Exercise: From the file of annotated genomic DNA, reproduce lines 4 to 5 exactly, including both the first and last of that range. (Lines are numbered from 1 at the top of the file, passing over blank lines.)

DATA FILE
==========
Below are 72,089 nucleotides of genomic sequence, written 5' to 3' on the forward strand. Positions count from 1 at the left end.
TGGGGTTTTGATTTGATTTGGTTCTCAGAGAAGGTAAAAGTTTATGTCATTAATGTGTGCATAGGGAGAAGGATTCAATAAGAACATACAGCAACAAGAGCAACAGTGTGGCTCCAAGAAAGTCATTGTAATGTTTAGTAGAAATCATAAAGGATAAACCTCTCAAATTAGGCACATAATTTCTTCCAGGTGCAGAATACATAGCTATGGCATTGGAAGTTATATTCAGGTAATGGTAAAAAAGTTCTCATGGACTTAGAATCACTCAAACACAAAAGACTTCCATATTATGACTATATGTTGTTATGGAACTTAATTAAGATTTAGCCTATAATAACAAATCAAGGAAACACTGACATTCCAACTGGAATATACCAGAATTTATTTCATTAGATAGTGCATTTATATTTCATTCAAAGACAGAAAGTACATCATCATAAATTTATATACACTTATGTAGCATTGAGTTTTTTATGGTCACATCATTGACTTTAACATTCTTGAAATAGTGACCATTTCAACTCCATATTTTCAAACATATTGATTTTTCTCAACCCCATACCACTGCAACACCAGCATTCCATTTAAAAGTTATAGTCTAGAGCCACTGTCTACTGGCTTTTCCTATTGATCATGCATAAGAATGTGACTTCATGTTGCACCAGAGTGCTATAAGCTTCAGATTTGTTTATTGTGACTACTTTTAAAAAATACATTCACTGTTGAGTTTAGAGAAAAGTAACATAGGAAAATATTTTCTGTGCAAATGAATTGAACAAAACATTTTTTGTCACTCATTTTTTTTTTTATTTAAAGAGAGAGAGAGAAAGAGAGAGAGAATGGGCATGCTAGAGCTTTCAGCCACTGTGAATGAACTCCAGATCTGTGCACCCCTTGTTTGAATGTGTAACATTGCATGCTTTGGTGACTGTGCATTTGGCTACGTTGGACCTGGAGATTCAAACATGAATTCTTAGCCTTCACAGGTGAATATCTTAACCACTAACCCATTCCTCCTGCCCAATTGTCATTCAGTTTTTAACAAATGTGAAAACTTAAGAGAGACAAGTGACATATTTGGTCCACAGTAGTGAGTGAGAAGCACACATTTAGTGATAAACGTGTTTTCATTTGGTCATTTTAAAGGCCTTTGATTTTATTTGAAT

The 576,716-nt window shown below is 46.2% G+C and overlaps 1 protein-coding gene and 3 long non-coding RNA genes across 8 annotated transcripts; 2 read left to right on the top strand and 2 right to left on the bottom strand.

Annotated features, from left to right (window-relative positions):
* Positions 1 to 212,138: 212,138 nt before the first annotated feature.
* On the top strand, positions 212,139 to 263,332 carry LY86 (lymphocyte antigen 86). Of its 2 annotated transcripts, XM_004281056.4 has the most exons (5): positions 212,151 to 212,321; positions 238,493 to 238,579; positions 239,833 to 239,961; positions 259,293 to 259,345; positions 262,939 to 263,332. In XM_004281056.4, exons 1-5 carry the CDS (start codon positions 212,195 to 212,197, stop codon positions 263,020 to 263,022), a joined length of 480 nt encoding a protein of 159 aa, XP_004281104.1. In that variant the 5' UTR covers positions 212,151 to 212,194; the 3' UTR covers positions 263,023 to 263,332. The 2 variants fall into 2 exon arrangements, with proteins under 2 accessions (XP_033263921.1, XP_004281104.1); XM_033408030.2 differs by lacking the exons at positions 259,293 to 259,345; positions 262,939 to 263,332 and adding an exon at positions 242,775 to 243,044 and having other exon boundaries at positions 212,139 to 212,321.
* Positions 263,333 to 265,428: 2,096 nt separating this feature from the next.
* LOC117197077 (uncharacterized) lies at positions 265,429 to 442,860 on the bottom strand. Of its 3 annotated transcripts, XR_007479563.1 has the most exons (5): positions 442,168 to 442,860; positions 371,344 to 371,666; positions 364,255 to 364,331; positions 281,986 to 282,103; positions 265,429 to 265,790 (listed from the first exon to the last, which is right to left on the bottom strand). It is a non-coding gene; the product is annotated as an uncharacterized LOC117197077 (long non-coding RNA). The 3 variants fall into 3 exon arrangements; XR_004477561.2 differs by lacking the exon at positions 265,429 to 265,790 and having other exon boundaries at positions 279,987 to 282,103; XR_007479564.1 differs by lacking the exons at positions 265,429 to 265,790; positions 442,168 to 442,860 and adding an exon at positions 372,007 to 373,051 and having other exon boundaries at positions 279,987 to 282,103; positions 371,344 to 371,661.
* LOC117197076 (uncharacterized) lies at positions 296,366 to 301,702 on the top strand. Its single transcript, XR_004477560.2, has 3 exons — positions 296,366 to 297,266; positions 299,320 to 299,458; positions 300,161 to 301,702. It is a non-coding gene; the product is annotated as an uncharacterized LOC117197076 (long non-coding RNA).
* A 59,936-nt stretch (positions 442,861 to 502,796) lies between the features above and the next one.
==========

Annotated features, from left to right (window-relative positions):
* Positions 1 to 212,138: 212,138 nt before the first annotated feature.